- Project plans
- Project activities
- Legislation and standards
- Industry context
Last edited 14 Oct 2019
An owner occupier may be the sole resident of a house. But if the property is part rented, the owner occupier will live alongside the tenant (who is an occupier) and will usually be paid rent by the tenant or tenants. In this case, the owner occupier is also the landlord and must assume the usual responsibilities and duties expected of a landlord, assuming that both are party to a rental contract (eg assured shorthold tenancy).
The same applies to flats: if the owner lives in the property, they are considered the owner occupier. It is immaterial whether the owner occupier has a mortgage and owes money on the property: they are still regarded as the property owner and therefore the owner occupier.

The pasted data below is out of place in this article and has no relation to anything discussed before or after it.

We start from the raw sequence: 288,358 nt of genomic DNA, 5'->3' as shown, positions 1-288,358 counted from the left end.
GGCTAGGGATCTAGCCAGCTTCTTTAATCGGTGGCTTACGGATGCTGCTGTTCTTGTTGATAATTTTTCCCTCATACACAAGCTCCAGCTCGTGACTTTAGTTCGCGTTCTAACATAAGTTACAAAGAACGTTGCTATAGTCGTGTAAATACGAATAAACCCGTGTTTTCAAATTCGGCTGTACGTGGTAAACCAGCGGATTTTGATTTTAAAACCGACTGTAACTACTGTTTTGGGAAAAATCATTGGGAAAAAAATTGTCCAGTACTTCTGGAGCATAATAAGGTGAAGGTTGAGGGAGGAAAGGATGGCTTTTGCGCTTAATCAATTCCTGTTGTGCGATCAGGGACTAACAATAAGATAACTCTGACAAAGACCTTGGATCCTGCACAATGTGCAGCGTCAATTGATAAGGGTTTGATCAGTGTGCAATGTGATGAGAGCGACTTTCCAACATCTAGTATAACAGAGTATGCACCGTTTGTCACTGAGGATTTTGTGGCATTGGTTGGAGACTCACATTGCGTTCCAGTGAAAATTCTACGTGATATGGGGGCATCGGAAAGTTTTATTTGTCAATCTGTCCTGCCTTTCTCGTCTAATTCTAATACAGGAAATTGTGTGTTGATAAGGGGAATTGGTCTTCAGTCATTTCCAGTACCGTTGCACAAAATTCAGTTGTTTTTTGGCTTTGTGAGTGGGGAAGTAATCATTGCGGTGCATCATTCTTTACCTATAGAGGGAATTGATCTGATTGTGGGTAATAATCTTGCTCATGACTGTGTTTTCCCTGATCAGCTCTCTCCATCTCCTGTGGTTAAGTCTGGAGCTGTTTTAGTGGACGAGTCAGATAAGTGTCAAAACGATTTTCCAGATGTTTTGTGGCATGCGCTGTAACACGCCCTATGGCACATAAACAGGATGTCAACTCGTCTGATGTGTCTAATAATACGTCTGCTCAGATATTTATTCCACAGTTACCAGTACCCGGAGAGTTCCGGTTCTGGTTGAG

In theory, a company or corporation may also be an owner occupier. For example, in the case of an office building, the owner may use the entire building as offices. Or, they may occupy a section of the building and rent out the remaining floorspace to other companies (who are regarded as being tenants and occupiers). In both cases, the owner is also the owner occupier.
 Related articles on Designing Buildings Wiki
Featured articles and news
Another year of growth, says BSRIA.
Property practices to help tenant retention.
Fire rips through HPL cladding in Bolton.
Disturbing complacency over short courses.
The new science of building engineering physics.
How new technologies and processes could impact on energy efficiency and wellbeing.
BRE launches the BREEAM Data Centres Annex Pilot.
Replacing lanterns and overthrows in Great Pulteney Street.
Will market-led regeneration work without state intervention?
The New Towns